The breath is a way of introducing early practitioners to qi and energy movement in meditation. The microcosmic orbit, which goes up the back and down the front of the torso, is an energy circulation meditation that helps bring the energy in focus and runs it through the proper route of circulation for gathering energy in the lower dantien (which is in the center of the body below the navel).

Books which have outlined this procedure include "The Secrets of Cultivating Essential Nature and Eternal Life" by Master Chao Pi Ch'en, who was born in 1860. An English translation of this work was published in 1970 by Lu Kuan Yu, entitled "Taoist Yoga - Alchemy and Immortality. The translation can be found online for a free download.

Other works that discuss practices for enlightenment and achieving immortality include "The Secret of the Golden Flower," of which the translation by Thomas Cleary is viewed as the most accurate. Another book that translates many works on breathing practices, is by Dr. Yang, Jwing-Ming, mentioned in the Amazon books to the right.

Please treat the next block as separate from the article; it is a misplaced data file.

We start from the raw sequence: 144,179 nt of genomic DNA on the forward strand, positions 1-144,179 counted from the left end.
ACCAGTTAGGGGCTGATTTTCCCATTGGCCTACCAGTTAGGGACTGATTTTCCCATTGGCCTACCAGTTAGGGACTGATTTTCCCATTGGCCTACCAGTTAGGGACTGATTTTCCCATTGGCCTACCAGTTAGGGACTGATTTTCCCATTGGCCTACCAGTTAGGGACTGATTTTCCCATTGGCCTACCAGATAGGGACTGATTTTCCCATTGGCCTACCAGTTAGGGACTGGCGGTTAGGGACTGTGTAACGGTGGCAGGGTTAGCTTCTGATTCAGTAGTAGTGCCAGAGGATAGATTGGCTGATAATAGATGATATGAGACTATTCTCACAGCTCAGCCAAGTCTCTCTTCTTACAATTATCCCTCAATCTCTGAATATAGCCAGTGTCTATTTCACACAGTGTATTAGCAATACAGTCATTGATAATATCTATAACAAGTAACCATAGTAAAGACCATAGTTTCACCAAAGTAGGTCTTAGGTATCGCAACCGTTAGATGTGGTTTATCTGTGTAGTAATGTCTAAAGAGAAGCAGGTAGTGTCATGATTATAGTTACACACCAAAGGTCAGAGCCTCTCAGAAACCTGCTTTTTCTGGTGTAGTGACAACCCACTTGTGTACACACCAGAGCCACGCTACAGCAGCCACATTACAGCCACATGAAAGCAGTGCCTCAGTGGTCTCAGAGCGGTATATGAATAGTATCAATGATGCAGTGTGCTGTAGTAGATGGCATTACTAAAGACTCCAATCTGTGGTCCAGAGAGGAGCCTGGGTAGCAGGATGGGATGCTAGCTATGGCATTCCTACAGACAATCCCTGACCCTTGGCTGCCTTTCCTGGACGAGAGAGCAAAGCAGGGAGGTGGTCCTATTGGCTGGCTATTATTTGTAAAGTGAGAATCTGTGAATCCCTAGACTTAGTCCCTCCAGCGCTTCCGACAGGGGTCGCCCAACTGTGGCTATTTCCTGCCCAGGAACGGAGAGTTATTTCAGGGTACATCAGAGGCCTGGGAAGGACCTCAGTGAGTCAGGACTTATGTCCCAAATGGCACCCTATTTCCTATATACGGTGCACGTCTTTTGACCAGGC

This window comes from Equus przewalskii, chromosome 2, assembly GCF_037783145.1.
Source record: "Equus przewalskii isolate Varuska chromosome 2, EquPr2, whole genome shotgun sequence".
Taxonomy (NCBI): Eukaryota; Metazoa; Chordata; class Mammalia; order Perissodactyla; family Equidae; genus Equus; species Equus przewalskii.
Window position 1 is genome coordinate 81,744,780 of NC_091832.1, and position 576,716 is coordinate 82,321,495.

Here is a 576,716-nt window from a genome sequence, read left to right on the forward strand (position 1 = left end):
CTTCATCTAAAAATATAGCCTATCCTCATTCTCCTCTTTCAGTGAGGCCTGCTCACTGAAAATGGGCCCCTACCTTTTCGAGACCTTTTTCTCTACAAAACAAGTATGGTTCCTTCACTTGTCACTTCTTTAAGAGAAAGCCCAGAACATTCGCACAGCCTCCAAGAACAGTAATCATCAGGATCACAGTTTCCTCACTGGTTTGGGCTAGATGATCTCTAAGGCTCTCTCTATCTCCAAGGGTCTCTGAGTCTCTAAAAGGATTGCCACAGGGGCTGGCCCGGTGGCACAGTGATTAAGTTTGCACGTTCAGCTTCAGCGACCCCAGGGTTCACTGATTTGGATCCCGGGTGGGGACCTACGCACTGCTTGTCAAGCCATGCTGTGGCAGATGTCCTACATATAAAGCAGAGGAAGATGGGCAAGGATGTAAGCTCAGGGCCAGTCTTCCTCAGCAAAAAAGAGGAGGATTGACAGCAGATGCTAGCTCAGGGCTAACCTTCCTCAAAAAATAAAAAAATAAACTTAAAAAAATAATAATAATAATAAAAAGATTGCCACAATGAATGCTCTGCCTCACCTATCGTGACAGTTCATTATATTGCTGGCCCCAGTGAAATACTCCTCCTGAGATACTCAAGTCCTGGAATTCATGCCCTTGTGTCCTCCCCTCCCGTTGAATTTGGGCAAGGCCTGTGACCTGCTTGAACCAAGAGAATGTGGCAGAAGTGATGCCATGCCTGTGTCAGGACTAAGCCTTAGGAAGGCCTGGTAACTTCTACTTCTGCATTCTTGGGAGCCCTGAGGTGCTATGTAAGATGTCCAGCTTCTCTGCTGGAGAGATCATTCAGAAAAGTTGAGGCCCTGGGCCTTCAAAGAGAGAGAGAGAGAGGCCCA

The Rewards of Taoist Immortality Alchemy

Meditation helps improve one's health, there are many studies that have shown this to be the case. However, this is meditation in its most shallow sense. It is the use of meditation as a cure, not as a springboard for discovering one's soul and relation to the universe. As I said before, this type of neigong for internal alchemy requires depth of practice.

If you wish to, or inspired by your meditation to engage in neigong, this is a path of self-discovery and personal enlightenment that has been blazed by others. It is not an easy path, but if you are inspired to go in this direction you have the possibility of achieving mortality and even making the world a better place while you are on this earth.


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      5 years ago

      Thanks a bunch for sharing this with all of us you aualtcly recognise what you're speaking about! Bookmarked. Kindly also seek advice from my web site =). We could have a hyperlink trade agreement among us!

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      Howard Schneider 

      6 years ago from Parsippany, New Jersey

      Very interesting and informative Hub regarding this wonderful eastern religion. Thumbs up, Randy.